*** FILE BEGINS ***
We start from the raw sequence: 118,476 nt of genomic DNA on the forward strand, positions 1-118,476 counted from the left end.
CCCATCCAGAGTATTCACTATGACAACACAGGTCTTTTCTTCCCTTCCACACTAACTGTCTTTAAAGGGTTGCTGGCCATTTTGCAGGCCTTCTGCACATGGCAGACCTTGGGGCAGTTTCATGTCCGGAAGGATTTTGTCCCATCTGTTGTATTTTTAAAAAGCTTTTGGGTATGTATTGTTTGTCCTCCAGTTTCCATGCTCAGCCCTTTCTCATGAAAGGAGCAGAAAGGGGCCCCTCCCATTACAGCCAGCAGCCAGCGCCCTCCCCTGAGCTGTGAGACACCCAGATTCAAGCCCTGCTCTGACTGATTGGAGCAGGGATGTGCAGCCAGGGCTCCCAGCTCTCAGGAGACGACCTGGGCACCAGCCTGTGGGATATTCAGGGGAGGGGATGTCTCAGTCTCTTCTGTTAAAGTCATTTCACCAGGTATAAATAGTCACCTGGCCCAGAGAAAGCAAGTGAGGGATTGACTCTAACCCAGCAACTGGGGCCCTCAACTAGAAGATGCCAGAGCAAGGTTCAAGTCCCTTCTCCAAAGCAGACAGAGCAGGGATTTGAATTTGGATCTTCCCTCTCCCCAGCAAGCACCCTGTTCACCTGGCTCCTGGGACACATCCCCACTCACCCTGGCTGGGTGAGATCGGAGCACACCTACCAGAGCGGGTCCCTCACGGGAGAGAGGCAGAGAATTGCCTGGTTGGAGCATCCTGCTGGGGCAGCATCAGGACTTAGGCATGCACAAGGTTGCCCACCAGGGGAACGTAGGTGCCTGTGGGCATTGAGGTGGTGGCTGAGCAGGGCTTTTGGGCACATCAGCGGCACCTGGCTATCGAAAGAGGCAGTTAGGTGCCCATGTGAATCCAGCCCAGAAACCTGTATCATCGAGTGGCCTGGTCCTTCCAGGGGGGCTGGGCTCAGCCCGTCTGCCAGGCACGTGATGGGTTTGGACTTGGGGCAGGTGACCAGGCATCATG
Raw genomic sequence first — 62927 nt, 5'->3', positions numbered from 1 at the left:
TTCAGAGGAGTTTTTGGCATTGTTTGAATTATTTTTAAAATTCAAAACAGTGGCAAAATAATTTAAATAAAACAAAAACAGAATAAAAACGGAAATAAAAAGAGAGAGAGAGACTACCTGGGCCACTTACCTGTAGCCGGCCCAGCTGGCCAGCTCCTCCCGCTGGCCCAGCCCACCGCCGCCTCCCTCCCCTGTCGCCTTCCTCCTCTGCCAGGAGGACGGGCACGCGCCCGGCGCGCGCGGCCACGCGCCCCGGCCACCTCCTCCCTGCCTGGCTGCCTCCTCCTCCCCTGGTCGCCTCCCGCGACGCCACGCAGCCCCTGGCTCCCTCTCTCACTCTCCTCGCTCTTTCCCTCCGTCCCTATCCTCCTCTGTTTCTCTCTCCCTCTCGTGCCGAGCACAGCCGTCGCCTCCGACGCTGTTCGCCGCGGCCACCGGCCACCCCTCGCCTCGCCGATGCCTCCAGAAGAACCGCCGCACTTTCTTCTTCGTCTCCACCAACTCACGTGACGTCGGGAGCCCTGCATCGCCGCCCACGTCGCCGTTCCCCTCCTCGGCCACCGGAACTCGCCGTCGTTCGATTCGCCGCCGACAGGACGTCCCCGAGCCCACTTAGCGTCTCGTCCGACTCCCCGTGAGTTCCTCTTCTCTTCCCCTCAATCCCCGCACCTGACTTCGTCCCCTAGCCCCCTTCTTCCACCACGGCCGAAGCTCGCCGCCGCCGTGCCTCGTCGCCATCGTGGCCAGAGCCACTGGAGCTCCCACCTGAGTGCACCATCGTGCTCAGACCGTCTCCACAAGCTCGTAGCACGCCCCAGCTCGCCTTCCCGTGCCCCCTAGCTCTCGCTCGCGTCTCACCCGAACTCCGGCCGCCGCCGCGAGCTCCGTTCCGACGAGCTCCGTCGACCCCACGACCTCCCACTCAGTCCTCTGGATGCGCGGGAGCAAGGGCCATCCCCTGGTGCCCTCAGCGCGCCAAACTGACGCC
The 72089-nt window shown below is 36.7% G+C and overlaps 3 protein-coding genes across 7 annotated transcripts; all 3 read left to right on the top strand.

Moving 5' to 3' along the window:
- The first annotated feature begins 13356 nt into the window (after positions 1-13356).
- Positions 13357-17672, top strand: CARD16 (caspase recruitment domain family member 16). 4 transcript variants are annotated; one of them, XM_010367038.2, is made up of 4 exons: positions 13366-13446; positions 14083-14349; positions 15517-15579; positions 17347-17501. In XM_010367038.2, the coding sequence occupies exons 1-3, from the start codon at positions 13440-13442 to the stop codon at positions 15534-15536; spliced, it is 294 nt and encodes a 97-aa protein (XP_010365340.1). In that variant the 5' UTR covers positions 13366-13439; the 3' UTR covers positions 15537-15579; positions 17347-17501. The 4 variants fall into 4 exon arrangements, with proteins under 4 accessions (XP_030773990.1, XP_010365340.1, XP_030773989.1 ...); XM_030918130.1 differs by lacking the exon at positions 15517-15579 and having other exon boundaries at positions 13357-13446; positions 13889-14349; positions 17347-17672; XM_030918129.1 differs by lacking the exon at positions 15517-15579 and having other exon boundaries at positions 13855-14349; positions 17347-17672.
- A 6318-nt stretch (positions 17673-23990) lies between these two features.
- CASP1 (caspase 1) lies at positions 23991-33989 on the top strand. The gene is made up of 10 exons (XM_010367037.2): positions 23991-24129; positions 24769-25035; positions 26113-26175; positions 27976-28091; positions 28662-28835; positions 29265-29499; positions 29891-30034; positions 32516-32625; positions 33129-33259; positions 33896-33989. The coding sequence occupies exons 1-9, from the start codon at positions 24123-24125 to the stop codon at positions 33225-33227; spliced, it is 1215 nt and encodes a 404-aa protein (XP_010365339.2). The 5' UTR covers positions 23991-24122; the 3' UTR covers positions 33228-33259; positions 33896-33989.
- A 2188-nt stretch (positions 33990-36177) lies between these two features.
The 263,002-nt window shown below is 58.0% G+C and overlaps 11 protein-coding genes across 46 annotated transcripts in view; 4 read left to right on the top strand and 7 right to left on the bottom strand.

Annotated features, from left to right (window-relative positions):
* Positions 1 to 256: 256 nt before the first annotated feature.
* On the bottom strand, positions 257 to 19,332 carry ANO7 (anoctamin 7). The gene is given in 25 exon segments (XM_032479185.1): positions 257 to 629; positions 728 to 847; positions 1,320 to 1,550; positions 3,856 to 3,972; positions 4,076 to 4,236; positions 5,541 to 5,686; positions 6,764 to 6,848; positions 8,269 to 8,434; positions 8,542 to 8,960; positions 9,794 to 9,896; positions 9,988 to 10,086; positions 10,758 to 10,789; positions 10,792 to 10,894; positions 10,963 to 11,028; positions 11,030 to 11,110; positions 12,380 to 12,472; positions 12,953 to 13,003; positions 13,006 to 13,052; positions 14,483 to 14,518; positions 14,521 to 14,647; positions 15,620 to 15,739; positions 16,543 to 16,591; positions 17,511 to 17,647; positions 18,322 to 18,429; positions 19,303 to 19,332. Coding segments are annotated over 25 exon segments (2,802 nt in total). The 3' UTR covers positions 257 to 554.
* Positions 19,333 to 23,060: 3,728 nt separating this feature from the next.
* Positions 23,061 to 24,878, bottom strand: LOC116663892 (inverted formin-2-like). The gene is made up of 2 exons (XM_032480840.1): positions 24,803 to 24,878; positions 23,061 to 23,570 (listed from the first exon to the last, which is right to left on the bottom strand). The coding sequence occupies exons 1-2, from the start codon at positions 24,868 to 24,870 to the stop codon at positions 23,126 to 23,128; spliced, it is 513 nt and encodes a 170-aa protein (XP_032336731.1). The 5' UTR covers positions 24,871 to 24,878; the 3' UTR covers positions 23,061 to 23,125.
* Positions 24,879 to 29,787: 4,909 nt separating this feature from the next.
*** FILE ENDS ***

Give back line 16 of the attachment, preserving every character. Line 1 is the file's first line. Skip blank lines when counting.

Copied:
* Positions 19,333 to 23,060: 3,728 nt separating this feature from the next.